US election 2024: A really simple guide

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In November 2024, Americans will participate in the presidential election, a crucial event that significantly impacts both domestic and international affairs.

The next occupant of the White House will wield substantial influence, making the election’s outcome relevant to everyone.

The current US political landscape is characterized by the dominance of two major parties, with each president in modern times belonging to either of them.

The Democrats, representing the liberal spectrum, advocate for civil rights, a comprehensive social safety net, and measures to combat climate change.

Incumbent President Joe Biden, seeking a second term, is the face of the Democratic Party.

On the conservative side, the Republicans, also known as the GOP (Grand Old Party), stand for lower taxes, reducing the government’s size, defending gun rights, and imposing stricter regulations on immigration and abortion.

The Republican Party is yet to finalize its presidential candidate.

The 2024 presidential campaign is in full swing, featuring 15 candidates (nine Republicans, four Democrats, and two independents).

President Biden, aiming for reelection, is expected to secure the Democratic nomination, while former President Donald Trump leads the Republican polls.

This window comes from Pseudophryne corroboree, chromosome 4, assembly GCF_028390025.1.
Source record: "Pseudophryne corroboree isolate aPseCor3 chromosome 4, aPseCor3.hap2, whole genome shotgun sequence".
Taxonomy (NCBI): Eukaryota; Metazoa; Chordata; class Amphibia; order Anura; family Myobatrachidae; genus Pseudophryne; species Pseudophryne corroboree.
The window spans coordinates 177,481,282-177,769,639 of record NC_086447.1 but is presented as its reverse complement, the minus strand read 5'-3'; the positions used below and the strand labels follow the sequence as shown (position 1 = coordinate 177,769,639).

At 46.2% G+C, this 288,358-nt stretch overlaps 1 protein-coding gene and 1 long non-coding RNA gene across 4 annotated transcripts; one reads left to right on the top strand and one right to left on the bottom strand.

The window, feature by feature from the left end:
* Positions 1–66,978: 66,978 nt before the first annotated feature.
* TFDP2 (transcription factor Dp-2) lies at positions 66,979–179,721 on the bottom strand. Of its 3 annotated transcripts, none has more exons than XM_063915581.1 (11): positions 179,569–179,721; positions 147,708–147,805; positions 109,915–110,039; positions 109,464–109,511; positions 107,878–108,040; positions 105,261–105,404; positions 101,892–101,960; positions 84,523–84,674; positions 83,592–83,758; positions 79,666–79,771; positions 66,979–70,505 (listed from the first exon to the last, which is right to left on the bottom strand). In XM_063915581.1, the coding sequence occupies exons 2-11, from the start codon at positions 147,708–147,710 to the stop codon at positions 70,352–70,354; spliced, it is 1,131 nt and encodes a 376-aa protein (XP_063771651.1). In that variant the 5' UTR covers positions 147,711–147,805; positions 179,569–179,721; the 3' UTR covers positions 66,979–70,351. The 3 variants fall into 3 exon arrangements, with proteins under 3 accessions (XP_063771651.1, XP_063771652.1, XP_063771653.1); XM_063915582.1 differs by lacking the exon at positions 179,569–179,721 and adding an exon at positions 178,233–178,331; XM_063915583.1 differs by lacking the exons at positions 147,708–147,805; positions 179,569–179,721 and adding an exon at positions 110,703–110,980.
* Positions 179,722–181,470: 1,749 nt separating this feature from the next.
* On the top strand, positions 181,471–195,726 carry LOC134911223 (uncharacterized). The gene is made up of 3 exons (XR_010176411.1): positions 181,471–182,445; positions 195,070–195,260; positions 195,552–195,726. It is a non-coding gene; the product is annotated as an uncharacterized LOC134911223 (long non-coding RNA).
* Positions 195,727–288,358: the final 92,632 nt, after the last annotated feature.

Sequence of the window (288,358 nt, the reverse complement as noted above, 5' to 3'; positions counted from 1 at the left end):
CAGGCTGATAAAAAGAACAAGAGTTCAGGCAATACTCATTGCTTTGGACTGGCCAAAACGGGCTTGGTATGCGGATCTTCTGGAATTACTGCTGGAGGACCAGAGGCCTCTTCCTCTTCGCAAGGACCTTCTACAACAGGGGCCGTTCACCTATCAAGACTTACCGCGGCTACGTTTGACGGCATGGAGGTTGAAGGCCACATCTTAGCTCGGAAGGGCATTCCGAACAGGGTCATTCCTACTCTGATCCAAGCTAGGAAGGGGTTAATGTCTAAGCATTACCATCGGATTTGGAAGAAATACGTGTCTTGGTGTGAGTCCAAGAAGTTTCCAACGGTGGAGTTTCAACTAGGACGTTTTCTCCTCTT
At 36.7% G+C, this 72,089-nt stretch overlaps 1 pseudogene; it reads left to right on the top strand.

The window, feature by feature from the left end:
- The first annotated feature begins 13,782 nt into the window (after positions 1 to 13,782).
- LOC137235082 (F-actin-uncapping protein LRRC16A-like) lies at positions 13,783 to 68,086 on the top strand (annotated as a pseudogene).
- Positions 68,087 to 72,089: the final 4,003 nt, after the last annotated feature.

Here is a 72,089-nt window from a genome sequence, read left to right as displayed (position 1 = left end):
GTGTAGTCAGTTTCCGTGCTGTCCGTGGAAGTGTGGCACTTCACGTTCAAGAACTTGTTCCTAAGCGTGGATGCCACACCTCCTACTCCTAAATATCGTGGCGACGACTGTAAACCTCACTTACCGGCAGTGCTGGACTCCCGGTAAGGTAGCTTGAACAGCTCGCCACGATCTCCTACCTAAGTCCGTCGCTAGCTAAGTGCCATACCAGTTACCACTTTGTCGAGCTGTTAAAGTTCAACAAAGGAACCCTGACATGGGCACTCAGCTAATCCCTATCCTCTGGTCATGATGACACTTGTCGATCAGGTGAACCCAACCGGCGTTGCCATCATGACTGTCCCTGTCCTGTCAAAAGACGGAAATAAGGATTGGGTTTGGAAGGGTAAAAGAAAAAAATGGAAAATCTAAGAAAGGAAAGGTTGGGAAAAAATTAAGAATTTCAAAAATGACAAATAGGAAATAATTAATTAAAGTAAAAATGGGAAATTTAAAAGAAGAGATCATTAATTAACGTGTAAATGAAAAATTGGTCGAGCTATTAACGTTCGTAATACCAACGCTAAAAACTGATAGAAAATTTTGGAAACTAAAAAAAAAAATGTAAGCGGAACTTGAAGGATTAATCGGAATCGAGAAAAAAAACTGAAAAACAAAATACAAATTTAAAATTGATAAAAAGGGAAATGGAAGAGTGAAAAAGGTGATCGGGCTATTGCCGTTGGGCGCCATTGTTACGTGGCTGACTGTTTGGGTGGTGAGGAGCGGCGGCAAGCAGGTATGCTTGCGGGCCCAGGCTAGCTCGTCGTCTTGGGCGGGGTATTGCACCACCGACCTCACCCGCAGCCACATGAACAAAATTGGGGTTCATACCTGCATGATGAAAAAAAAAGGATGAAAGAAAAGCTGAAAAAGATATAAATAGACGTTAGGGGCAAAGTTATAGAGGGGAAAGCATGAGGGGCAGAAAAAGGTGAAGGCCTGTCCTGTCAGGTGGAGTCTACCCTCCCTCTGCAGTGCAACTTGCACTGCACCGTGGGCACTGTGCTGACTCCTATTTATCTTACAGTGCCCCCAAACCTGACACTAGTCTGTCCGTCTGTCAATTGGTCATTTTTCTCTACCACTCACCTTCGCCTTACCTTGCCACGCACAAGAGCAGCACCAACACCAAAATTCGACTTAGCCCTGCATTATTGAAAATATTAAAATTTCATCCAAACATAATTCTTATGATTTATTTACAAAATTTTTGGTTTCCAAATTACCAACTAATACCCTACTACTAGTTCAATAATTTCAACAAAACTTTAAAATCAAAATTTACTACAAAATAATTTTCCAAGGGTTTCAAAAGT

The nomination process involves state primaries and caucuses, starting with Iowa in January and culminating in “Super Tuesday” on March 3, a pivotal day with numerous state contests.

In the US presidential election, candidates vie for electoral college votes.

With a total of 538 electoral votes, the winner must secure 270 or more.

Each state contributes a specific number of electoral votes, determined partly by its population.

The electoral college system means candidates focus on winning state-level contests rather than the national popular vote, potentially resulting in a candidate winning the most votes nationwide but losing in the electoral college, as occurred in 2016.

The majority of states follow a winner-takes-all rule, awarding all electoral votes to the candidate with the highest number of votes in the state.

Key battleground states, where either party has a chance of winning, attract the most attention during campaigns.

While the presidency commands the spotlight, voters will also elect new members of Congress.

All 435 seats in the House of Representatives are up for election, along with 33 Senate seats.

Currently, Republicans control the House, and Democrats hold the Senate.

These legislative chambers play a crucial role in passing legislation and can act as a check on the president’s plans if the controlling party in either chamber opposes the president’s agenda.

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